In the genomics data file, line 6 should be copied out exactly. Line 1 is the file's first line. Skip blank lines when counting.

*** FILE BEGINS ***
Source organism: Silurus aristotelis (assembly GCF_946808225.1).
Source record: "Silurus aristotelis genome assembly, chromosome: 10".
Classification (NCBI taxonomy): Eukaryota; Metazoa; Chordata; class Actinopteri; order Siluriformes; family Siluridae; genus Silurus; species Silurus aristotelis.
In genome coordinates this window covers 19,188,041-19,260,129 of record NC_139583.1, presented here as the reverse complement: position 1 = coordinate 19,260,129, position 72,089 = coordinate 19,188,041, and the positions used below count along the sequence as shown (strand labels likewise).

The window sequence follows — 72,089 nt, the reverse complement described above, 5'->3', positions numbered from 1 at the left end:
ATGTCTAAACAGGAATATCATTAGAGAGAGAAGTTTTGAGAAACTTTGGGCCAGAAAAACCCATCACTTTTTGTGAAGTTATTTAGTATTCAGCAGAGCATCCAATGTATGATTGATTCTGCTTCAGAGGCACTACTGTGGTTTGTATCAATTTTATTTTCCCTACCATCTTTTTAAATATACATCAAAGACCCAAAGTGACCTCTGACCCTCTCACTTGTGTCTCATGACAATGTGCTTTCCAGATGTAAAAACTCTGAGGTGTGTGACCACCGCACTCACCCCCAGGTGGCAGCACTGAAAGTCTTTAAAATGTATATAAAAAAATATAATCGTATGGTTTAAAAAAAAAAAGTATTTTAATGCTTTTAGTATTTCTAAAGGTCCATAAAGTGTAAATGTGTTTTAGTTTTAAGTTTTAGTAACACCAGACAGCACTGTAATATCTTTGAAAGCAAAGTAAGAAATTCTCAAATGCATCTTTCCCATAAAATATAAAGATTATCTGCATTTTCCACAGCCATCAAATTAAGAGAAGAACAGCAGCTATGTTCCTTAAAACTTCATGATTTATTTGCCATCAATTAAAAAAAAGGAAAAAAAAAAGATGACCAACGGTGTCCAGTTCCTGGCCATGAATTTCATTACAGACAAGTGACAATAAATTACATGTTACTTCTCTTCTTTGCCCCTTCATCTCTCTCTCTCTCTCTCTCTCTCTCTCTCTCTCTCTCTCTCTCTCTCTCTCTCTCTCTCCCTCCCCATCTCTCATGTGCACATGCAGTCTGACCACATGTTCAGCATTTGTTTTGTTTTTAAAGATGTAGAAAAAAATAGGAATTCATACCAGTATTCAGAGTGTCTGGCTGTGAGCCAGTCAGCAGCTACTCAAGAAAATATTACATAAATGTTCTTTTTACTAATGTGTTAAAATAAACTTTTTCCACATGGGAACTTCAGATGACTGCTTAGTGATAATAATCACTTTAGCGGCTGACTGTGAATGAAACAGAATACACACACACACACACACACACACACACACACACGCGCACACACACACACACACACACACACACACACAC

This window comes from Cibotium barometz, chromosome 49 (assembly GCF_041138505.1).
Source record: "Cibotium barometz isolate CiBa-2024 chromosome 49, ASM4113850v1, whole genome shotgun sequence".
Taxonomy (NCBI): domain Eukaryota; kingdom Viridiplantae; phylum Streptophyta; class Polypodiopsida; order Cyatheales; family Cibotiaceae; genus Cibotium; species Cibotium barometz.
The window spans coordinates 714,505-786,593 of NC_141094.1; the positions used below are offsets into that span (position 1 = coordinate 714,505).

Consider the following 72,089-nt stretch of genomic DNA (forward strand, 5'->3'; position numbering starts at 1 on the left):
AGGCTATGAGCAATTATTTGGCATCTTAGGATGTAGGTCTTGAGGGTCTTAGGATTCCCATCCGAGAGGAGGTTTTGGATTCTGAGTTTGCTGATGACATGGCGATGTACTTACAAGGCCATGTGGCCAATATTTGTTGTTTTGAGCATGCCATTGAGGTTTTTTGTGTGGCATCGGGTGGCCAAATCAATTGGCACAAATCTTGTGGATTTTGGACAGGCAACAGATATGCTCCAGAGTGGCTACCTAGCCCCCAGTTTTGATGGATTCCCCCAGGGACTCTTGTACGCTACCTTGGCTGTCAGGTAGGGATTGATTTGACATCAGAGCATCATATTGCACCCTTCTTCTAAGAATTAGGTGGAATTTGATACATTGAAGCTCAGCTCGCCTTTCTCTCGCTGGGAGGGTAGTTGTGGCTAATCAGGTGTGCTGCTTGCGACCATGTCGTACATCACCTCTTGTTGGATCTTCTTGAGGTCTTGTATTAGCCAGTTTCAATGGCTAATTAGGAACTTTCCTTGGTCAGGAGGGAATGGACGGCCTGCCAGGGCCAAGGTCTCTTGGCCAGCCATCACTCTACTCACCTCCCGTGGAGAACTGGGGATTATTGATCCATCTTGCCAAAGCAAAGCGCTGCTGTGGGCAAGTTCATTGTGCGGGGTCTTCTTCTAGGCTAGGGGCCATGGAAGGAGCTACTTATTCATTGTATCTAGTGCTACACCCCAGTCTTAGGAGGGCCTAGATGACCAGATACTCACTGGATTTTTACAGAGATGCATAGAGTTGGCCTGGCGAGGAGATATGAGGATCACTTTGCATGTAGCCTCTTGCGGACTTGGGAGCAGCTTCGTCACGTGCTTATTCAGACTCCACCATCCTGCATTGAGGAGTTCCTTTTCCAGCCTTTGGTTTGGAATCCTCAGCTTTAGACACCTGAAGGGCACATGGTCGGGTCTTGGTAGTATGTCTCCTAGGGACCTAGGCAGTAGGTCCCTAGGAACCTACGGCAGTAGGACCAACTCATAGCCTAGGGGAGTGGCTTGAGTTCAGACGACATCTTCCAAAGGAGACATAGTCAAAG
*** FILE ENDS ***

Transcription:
ATGTCTAAACAGGAATATCATTAGAGAGAGAAGTTTTGAGAAACTTTGGGCCAGAAAAACCCATCACTTTTTGTGAAGTTATTTAGTATTCAGCAGAGCATCCAATGTATGATTGATTCTGCTTCAGAGGCACTACTGTGGTTTGTATCAATTTTATTTTCCCTACCATCTTTTTAAATATACATCAAAGACCCAAAGTGACCTCTGACCCTCTCACTTGTGTCTCATGACAATGTGCTTTCCAGATGTAAAAACTCTGAGGTGTGTGACCACCGCACTCACCCCCAGGTGGCAGCACTGAAAGTCTTTAAAATGTATATAAAAAAATATAATCGTATGGTTTAAAAAAAAAAAGTATTTTAATGCTTTTAGTATTTCTAAAGGTCCATAAAGTGTAAATGTGTTTTAGTTTTAAGTTTTAGTAACACCAGACAGCACTGTAATATCTTTGAAAGCAAAGTAAGAAATTCTCAAATGCATCTTTCCCATAAAATATAAAGATTATCTGCATTTTCCACAGCCATCAAATTAAGAGAAGAACAGCAGCTATGTTCCTTAAAACTTCATGATTTATTTGCCATCAATTAAAAAAAAGGAAAAAAAAAAGATGACCAACGGTGTCCAGTTCCTGGCCATGAATTTCATTACAGACAAGTGACAATAAATTACATGTTACTTCTCTTCTTTGCCCCTTCATCTCTCTCTCTCTCTCTCTCTCTCTCTCTCTCTCTCTCTCTCTCTCTCTCTCTCTCTCTCCCTCCCCATCTCTCATGTGCACATGCAGTCTGACCACATGTTCAGCATTTGTTTTGTTTTTAAAGATGTAGAAAAAAATAGGAATTCATACCAGTATTCAGAGTGTCTGGCTGTGAGCCAGTCAGCAGCTACTCAAGAAAATATTACATAAATGTTCTTTTTACTAATGTGTTAAAATAAACTTTTTCCACATGGGAACTTCAGATGACTGCTTAGTGATAATAATCACTTTAGCGGCTGACTGTGAATGAAACAGAATACACACACACACACACACACACACACACACACACGCGCACACACACACACACACACACACACACACACAC